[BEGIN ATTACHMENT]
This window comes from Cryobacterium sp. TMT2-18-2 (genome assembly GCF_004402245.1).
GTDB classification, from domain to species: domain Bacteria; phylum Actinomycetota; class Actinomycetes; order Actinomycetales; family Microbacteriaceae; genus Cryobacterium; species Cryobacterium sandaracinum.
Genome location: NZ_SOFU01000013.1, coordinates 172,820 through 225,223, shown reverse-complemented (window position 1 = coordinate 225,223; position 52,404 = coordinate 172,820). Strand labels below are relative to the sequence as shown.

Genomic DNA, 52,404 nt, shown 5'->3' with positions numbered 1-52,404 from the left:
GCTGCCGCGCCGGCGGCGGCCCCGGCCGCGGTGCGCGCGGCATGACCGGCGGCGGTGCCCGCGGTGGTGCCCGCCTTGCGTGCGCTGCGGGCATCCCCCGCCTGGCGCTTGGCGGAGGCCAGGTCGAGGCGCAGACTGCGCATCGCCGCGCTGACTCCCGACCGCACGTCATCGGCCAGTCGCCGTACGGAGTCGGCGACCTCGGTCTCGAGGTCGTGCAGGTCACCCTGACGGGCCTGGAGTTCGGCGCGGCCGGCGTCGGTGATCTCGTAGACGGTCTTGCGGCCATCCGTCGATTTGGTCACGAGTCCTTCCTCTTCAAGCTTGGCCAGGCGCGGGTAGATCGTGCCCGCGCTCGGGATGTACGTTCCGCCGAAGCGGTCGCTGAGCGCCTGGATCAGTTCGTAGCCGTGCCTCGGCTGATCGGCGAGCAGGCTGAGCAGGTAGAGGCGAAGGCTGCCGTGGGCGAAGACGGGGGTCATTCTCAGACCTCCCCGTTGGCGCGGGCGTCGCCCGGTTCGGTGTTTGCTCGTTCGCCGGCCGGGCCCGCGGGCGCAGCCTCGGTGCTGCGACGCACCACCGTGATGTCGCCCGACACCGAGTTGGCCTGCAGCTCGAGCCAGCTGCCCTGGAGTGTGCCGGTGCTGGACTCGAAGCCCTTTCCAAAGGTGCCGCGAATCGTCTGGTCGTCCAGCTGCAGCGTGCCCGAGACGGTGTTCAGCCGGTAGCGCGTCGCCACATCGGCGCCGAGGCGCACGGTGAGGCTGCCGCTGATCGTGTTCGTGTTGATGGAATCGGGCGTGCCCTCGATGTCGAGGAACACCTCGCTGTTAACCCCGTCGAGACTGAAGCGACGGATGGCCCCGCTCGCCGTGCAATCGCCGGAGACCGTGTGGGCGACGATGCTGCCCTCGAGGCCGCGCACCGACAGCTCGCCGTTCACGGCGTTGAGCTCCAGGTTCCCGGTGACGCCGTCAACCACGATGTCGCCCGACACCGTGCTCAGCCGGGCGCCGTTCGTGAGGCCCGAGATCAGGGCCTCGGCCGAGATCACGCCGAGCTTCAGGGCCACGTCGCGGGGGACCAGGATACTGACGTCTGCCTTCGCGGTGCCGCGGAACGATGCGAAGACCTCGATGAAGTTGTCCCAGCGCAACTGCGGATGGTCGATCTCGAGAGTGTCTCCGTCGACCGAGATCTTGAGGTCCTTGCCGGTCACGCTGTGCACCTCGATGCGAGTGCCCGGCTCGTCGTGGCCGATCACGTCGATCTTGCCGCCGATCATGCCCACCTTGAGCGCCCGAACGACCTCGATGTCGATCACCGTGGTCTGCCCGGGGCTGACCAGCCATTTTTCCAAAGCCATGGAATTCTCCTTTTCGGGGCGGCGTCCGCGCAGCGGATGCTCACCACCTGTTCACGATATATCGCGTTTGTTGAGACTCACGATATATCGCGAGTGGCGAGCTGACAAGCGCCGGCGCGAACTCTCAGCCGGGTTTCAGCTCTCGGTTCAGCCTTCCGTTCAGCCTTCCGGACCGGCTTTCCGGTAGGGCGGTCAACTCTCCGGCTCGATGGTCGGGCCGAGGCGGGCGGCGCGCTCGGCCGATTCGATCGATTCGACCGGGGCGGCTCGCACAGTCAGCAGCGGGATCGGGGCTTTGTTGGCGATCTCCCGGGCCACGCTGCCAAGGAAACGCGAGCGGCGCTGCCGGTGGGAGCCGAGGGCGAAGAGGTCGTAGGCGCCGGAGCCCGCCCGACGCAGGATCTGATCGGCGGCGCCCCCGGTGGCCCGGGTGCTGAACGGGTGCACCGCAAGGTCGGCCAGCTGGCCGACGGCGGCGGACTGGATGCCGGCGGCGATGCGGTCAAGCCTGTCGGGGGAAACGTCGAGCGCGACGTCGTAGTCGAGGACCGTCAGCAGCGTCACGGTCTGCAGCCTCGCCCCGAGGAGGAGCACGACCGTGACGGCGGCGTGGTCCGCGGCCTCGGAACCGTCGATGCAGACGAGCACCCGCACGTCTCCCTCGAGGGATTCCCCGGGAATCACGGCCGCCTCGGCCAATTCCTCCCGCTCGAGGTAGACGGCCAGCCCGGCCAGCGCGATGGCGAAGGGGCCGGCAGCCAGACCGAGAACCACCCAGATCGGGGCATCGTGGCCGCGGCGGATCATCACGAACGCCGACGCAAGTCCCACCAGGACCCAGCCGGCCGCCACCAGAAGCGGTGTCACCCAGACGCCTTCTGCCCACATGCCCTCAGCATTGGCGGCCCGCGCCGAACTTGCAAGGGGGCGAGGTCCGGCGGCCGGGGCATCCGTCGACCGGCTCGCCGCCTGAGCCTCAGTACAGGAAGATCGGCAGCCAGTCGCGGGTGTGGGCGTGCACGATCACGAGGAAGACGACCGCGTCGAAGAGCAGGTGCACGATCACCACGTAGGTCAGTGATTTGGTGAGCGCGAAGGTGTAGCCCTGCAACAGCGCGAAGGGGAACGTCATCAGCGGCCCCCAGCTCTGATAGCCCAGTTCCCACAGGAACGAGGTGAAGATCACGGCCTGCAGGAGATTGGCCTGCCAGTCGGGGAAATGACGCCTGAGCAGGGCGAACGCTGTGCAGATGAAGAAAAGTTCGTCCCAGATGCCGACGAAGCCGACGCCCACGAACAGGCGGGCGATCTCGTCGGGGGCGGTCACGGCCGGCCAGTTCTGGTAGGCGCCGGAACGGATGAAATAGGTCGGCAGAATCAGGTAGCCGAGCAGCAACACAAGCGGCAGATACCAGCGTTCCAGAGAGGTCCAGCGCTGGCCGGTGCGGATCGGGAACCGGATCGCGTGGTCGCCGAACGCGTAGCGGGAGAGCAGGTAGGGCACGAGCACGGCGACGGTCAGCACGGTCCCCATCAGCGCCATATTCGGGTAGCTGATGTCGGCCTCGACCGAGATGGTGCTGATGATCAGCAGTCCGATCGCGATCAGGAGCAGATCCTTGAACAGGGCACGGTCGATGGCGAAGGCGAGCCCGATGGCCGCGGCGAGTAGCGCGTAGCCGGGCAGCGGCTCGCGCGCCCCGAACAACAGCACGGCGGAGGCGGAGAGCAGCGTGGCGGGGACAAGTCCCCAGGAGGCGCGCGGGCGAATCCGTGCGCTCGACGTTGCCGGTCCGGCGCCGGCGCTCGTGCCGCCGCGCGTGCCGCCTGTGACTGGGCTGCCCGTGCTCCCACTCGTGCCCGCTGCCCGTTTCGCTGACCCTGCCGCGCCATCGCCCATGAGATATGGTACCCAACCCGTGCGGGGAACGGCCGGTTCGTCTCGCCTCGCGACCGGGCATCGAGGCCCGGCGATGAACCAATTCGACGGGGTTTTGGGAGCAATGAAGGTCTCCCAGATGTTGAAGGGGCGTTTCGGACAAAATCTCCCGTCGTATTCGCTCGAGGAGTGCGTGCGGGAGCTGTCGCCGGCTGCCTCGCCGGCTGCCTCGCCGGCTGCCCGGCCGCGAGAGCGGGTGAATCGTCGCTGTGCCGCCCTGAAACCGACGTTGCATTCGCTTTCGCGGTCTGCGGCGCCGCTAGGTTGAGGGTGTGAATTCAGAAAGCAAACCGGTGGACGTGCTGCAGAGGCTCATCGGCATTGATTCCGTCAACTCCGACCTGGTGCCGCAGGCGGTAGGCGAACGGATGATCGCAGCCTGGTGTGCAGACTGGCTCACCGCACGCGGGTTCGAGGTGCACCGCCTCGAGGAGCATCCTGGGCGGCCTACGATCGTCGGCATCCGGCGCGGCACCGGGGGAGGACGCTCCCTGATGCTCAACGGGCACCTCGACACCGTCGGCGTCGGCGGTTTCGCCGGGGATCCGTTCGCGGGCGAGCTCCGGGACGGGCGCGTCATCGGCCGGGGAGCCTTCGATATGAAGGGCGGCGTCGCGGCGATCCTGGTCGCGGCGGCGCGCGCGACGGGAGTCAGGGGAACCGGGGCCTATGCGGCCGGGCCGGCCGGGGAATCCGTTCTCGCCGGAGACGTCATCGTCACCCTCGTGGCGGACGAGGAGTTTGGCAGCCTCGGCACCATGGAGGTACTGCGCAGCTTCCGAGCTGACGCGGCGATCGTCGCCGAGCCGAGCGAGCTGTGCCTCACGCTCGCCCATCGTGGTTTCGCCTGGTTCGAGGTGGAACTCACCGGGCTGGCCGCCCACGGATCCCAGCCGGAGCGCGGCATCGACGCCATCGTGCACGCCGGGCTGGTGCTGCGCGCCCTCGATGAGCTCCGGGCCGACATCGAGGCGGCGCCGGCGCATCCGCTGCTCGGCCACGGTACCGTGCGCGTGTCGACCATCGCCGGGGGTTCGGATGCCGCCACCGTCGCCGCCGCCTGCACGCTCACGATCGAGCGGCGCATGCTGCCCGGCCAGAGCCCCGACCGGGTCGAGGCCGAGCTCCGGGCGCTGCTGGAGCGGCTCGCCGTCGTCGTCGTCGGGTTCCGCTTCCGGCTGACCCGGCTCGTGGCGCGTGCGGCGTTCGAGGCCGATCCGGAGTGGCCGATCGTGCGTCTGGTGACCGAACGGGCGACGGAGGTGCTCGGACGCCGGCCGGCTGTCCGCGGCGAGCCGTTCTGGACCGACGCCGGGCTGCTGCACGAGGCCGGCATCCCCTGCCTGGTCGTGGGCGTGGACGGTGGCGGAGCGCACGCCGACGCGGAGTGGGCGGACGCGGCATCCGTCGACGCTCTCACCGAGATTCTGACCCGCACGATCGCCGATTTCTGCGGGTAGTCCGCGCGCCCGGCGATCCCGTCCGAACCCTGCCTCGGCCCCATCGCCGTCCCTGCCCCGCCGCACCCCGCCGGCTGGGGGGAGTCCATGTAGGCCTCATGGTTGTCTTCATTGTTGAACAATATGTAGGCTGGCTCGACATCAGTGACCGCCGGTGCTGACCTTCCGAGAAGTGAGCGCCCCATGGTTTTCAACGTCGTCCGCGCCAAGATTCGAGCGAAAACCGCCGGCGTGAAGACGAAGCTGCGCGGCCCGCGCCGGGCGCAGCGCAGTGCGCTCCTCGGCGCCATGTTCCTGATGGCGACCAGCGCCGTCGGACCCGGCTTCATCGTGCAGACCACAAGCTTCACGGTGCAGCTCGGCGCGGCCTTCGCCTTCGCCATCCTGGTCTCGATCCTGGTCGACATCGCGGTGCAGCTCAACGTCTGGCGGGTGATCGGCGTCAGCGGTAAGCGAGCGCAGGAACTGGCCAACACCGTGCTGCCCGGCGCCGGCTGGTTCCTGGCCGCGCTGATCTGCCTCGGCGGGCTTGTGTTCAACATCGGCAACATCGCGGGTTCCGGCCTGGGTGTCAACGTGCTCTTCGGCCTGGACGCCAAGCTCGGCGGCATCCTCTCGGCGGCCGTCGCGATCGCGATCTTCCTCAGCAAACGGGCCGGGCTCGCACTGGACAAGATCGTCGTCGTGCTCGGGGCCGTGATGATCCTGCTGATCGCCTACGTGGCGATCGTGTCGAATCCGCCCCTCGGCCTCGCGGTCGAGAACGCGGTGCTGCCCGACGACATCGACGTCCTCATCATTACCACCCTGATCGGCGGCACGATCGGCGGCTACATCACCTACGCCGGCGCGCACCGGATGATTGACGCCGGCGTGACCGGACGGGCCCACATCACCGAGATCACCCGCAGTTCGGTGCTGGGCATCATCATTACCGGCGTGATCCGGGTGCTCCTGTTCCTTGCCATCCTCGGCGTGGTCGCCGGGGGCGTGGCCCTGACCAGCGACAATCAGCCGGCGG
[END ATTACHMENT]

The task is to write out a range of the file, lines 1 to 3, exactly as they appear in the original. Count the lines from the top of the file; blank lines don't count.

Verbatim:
This window comes from Cryobacterium sp. TMT2-18-2 (genome assembly GCF_004402245.1).
GTDB classification, from domain to species: domain Bacteria; phylum Actinomycetota; class Actinomycetes; order Actinomycetales; family Microbacteriaceae; genus Cryobacterium; species Cryobacterium sandaracinum.
Genome location: NZ_SOFU01000013.1, coordinates 172,820 through 225,223, shown reverse-complemented (window position 1 = coordinate 225,223; position 52,404 = coordinate 172,820). Strand labels below are relative to the sequence as shown.